A story: the olive tree - Santagata 1907
A story: the olive tree

A story: the olive tree

The first time that Gaio Plinio Secondo was taken to Rome by his father as a child, one spring almost 2,000 years ago, he saw, for the first time, a tree which fascinated him due to its richness in fruit and the shape of the trunks. Gaio Plinio, or rather Pliny the Elder, was born on the banks of Lake Como, where the climate of the time was too severe to cultivate olive trees.

Several years later, he became a curious naturalist, in the Naturalis Historia, one of the first natural history works to have survived, he wrote: «Firmissimae ergo ad vivendum oleae, ut quas durare annis CC, inter auctores conveniat… Ex diverso brevissima vita est punici, fico, malis » «So olives are very resistant in life, so much so that the authors agree they live up to 200 years…. On the contrary, life is very short for pomegranates, figs, and apples» It is precisely this characteristic of being long-lived which makes the olive one of the most environment-friendly fruit trees in nature, as we will see.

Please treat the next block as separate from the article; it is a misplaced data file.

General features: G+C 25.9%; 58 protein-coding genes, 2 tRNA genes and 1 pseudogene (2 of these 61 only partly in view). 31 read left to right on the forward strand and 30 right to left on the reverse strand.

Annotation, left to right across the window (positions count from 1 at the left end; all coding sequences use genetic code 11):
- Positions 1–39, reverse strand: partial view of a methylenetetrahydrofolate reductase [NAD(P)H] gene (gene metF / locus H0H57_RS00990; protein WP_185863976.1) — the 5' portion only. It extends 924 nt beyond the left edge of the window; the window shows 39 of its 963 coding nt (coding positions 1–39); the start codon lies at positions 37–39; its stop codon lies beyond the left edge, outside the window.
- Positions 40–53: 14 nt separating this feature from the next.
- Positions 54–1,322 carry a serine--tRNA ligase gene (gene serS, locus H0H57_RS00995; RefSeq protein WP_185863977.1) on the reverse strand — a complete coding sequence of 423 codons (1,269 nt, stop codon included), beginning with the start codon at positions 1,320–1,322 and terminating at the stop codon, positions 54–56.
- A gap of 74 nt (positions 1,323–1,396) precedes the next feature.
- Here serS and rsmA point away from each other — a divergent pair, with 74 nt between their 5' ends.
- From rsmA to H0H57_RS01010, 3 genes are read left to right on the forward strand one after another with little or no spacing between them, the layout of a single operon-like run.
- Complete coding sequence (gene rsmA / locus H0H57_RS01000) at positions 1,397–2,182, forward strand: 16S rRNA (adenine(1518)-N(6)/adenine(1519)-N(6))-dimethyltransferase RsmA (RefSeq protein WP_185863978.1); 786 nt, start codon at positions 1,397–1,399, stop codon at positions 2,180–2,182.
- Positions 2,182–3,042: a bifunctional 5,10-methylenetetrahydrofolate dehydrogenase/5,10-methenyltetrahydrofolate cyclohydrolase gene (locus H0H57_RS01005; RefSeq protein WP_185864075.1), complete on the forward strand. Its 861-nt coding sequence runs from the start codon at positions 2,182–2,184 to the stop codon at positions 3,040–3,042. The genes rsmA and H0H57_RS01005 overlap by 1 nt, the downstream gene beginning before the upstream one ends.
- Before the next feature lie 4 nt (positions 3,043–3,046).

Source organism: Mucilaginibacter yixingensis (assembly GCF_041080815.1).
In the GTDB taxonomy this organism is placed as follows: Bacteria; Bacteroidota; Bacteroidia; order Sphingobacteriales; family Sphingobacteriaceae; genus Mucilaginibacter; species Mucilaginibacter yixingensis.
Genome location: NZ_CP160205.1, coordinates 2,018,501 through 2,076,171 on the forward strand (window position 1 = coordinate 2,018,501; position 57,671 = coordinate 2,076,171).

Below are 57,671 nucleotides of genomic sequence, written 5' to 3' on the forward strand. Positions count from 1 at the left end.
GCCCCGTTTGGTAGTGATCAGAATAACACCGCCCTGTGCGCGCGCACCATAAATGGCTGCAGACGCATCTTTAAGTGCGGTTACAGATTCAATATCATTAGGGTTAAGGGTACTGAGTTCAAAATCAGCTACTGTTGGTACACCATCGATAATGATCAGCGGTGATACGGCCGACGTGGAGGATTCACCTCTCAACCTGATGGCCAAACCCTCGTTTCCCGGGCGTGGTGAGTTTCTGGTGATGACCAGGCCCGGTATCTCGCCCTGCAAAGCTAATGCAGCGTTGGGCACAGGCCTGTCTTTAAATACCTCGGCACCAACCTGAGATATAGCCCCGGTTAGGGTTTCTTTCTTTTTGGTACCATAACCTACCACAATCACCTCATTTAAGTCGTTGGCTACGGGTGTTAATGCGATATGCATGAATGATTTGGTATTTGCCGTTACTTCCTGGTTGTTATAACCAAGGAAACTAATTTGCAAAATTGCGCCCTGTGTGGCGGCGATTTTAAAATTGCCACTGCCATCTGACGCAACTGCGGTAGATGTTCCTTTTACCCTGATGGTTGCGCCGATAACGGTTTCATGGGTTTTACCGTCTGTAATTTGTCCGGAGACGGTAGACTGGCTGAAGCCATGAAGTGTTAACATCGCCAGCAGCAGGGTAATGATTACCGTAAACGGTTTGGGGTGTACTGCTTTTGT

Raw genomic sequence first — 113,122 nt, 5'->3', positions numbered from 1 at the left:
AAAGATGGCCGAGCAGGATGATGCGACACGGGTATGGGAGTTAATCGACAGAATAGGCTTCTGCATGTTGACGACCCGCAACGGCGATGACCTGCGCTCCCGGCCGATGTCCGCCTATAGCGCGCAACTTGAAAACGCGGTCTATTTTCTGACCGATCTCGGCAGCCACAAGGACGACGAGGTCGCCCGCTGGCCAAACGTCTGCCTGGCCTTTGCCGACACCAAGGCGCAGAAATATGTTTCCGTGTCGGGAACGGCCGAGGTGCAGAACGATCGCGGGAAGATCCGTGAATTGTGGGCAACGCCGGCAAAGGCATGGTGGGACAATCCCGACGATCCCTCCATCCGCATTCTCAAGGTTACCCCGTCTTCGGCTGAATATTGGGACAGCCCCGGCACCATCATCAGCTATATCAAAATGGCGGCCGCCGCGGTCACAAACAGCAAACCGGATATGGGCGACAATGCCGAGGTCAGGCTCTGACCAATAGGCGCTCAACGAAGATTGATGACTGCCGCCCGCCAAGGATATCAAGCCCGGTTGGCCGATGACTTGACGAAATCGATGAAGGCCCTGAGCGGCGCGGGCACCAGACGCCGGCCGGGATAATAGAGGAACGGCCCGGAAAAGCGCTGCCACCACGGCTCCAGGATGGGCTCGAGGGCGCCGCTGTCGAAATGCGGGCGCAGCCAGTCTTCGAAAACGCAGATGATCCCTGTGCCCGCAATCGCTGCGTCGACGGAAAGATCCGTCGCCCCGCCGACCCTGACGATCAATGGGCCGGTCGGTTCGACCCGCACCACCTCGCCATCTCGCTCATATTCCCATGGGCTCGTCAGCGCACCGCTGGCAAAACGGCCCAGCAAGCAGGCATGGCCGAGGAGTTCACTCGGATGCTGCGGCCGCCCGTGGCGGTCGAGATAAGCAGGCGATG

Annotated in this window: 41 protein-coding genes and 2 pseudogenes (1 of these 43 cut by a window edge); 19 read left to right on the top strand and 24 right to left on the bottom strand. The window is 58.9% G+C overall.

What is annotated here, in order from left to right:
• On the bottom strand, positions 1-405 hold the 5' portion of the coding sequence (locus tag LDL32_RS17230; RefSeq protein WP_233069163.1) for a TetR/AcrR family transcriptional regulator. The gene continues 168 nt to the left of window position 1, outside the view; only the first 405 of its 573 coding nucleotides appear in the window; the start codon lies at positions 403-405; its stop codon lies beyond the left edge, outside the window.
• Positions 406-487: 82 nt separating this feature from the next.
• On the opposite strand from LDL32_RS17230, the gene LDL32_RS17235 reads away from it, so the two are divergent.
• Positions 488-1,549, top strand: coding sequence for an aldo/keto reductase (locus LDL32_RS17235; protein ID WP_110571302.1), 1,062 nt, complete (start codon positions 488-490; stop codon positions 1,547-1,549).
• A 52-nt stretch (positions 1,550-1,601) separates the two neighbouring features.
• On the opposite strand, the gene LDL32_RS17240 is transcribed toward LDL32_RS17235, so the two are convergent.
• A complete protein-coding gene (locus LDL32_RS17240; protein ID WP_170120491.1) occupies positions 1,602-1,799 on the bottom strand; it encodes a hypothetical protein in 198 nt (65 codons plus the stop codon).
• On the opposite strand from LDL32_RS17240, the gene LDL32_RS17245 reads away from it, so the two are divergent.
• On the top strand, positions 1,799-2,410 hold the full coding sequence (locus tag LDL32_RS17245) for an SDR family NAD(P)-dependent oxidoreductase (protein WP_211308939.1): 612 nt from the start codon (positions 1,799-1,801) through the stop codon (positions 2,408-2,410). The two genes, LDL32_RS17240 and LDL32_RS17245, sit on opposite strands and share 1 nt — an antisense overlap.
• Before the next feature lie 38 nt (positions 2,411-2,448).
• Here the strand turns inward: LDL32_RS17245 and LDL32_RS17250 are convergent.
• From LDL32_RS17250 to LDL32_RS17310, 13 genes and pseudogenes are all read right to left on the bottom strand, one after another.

The most acclaimed sources tell us that the domestication of the wild olive trees took place in the fourth millennium BC, in the southern Levante region . Olive growing later spread towards the west, where the local wild forms of olive trees were selected and cultivated, or hybridised to improve their agricultural characteristics . The olive became a symbol of the Mediterranean world, to the extent that its presence traditionally defines the climatic region of the Mediterranean. For centuries, due to its rustic qualities, the olive has represented the centrepiece of the economic importance of rural development and one of the main sources of wealth and employment in Mediterranean regions relatively poor in rainwater. The most ancient groves are, still today, traditionally spread across steep, terraced slopes, such as those found in the Cinque Terre. While the economic importance of the olive has always been recognised, its ecological value has never been underestimated.

This text is taken from “The olive and the oil: a history of cultivation and nature” written by Tommaso Sitzia, the introduction to chapter 4 of the book “An Olive Oil Family” written by Cristina e Federico Santagata, pubblished by Olio Officina Edizioni.

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